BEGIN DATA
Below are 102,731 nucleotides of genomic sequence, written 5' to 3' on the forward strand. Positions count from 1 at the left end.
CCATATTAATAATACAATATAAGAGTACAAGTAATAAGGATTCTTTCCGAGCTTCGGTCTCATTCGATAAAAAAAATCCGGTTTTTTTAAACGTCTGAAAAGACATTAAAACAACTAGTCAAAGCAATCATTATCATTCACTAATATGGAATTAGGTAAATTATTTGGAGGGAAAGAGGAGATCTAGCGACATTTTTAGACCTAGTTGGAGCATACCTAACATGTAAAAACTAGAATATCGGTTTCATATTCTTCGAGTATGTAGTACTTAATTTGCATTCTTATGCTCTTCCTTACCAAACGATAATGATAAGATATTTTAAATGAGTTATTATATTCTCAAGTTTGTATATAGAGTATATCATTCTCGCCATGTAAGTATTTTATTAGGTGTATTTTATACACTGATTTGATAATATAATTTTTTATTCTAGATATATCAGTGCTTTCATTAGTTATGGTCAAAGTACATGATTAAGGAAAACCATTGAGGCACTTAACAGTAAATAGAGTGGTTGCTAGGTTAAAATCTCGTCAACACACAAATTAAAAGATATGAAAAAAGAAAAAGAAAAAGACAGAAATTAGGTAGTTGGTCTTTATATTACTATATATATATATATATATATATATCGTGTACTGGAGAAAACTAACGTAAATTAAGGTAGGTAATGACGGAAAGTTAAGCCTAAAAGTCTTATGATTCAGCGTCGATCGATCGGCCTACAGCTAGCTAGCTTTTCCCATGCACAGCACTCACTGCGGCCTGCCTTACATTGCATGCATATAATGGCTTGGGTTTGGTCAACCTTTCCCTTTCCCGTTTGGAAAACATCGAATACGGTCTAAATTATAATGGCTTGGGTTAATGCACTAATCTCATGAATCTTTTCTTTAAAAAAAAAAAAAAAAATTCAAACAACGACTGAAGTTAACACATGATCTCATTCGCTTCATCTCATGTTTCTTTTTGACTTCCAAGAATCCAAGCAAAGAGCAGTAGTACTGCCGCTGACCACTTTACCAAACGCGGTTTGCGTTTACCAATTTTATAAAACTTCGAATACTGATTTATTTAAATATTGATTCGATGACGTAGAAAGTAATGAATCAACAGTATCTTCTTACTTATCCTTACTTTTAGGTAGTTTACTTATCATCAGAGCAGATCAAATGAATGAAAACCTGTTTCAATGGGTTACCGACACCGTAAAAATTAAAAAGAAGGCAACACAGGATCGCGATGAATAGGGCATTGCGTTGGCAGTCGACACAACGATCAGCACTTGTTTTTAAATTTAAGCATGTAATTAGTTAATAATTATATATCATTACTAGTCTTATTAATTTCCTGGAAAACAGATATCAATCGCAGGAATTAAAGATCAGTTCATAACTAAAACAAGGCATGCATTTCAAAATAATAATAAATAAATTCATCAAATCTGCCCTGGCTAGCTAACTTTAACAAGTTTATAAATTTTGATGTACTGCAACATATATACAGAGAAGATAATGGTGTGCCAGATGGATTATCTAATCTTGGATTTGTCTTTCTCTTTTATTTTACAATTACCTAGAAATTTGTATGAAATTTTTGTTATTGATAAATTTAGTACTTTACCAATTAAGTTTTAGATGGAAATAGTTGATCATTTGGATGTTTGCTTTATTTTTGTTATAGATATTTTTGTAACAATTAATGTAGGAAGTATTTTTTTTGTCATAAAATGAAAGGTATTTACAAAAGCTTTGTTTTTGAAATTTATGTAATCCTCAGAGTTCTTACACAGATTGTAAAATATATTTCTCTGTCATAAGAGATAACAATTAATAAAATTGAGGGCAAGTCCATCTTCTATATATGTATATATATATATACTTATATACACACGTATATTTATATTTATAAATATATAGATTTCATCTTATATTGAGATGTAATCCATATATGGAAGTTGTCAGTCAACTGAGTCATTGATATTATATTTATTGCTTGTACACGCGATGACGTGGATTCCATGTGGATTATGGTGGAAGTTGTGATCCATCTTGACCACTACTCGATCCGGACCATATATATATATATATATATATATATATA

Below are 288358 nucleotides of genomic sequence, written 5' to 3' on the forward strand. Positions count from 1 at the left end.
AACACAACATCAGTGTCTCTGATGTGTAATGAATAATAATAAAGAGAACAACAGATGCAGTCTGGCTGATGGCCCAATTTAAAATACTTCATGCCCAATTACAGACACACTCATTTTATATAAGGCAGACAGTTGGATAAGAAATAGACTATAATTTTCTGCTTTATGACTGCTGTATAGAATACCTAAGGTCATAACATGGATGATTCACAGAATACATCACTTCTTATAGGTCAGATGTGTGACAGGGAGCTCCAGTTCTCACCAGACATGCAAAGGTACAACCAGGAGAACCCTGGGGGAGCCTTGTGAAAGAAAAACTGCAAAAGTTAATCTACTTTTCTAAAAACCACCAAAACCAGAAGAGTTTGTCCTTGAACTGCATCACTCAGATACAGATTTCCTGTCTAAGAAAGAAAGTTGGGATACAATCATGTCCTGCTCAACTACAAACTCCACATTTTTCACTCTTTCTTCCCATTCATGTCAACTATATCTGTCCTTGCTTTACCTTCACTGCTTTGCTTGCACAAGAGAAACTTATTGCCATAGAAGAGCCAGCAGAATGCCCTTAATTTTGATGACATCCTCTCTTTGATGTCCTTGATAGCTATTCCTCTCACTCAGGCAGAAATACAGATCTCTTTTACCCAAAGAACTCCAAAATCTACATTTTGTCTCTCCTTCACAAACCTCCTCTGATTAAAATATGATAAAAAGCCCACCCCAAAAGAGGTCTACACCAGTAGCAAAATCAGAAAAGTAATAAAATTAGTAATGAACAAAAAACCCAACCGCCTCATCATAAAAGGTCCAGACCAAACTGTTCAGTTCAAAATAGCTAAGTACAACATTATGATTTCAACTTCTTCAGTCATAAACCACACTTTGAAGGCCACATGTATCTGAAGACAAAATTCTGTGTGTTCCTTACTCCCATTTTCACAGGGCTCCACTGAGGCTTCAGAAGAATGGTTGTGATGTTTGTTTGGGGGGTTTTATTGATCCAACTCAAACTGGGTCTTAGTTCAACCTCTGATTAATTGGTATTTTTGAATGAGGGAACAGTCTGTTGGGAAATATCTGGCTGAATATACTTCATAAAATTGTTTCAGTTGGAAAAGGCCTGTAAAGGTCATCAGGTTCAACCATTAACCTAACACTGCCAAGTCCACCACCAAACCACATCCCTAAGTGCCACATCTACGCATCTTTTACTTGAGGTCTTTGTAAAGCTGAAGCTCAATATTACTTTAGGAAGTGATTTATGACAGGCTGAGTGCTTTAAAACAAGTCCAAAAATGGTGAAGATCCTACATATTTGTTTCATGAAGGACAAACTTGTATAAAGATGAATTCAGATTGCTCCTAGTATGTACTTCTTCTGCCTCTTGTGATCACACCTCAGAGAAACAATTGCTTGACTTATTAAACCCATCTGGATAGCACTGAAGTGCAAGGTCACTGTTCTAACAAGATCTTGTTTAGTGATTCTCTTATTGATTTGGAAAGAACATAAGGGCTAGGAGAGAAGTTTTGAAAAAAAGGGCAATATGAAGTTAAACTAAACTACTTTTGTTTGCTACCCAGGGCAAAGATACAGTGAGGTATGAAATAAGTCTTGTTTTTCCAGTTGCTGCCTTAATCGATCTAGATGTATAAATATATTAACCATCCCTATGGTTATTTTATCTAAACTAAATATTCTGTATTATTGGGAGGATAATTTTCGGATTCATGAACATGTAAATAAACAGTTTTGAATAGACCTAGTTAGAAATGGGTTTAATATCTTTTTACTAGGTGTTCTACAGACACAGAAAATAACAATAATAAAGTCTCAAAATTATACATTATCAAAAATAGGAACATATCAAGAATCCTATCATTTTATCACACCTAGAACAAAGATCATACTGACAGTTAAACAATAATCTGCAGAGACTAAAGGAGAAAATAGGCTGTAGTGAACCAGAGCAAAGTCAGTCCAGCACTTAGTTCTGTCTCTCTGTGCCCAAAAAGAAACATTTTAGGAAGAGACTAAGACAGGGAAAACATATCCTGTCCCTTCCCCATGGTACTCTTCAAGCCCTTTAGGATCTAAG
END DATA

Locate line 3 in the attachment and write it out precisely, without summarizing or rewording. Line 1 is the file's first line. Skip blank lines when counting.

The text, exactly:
Below are 288358 nucleotides of genomic sequence, written 5' to 3' on the forward strand. Positions count from 1 at the left end.